Russian isolation intensifies as Ukraine fighting rages


Moscow faced increasing isolation on Tuesday as President Vladimir Putin showed no sign of stopping an invasion of Ukraine, where fierce fighting and Russian bombardment have killed dozens and sparked a refugee crisis.

Russia's invasion, launched last week, appears not to have achieved the decisive early gains that Putin would have hoped for. Ceasefire talks held Monday failed to reach a breakthrough and negotiators have not said when a new round would take place.

The United States and its allies have sought to punish Russia economically for staging the biggest assault on a European state since World War II. They have imposed sanctions on Russia's top businesses, oligarchs and officials, including Putin himself.

But Washington has ruled out sending troops to fight Russia or enforcing a no-fly zone as requested by Ukraine, fearing an escalation between the world's top two nuclear powers. 

The United States and its allies have instead promised military aid to Kyiv, as President Volodymyr Zelenskiy warned the capital was under constant threat.

"For the enemy, Kyiv is the key target," Zelenskiy said in a video message late on Monday. "We did not let them break the defence of the capital, and they send saboteurs to us ... We will neutralise them all."

Zelenskiy said Russia, which calls its actions in Ukraine a "special operation", was targeting a thermal power plant providing electricity to Kyiv, a city of 3 million people.

Human rights groups and Ukraine's ambassador to the United States accused Russia of using cluster bombs and vacuum bombs. The United States said it had no confirmation of their use.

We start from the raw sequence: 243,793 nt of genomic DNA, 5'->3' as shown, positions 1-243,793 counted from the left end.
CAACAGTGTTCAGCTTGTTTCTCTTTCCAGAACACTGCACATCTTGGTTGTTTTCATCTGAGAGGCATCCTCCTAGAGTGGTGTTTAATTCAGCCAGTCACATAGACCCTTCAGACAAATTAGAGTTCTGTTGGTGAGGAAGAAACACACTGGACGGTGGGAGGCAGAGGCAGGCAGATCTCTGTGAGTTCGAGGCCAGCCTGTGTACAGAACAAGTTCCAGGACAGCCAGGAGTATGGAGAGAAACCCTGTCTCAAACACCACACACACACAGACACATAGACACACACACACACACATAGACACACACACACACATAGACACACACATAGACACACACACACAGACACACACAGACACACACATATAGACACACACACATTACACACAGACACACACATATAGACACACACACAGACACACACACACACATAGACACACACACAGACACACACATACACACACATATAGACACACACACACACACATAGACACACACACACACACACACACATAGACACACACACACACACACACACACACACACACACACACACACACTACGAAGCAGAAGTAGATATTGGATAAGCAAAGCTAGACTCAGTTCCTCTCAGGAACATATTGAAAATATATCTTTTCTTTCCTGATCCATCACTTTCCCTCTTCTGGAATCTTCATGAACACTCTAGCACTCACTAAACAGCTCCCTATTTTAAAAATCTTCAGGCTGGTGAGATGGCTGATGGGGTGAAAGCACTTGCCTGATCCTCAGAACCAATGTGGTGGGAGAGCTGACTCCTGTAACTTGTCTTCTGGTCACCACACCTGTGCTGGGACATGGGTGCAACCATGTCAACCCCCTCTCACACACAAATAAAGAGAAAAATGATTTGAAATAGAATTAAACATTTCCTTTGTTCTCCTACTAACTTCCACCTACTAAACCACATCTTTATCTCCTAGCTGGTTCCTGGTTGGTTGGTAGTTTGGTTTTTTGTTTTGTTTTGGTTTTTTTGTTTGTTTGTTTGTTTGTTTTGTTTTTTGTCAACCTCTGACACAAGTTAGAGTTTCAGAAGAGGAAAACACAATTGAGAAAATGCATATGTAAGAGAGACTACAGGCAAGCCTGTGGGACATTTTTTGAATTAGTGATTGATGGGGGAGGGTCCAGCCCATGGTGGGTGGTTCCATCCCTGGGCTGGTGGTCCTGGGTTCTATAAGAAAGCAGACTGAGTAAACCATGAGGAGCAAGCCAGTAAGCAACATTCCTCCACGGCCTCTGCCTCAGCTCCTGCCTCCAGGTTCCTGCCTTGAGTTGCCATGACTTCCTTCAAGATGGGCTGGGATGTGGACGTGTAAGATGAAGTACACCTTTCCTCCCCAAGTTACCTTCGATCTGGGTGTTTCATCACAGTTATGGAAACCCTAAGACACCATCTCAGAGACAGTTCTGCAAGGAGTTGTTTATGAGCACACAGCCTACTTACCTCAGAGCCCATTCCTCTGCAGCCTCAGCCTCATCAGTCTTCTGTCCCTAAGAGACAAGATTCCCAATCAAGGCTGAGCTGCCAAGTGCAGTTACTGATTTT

Staging a push for the capital, Russia has massed a convoy of armoured vehicles, tanks and other military equipment that stretches about 64 km, US satellite company Maxar said.

"What I think is pretty certain is Russia is off their timeline. I think they thought that within 72 hours they'd hold Kyiv," US Republican Senator Marco Rubio said after a classified briefing with top Biden administration officials.

Russia says its actions are not designed to occupy territory but to destroy its southern neighbour's military capabilities and capture what it regards as dangerous nationalists.

Fighting has raged around the port of Mariupol and in the eastern city of Kharkiv, where Ukrainian officials said Russian artillery attacks had killed dozens of civilians, including children. It was not possible to verify those figures. 

More than 500,000 people have fled Ukraine, according to the United Nations refugee agency, setting off a refugee crisis as thousands await passage at European border crossings. 

At least 102 civilians in Ukraine have been killed since the invasion started Thursday, but the real figure could be much higher, the U.N.'s human rights chief said. 

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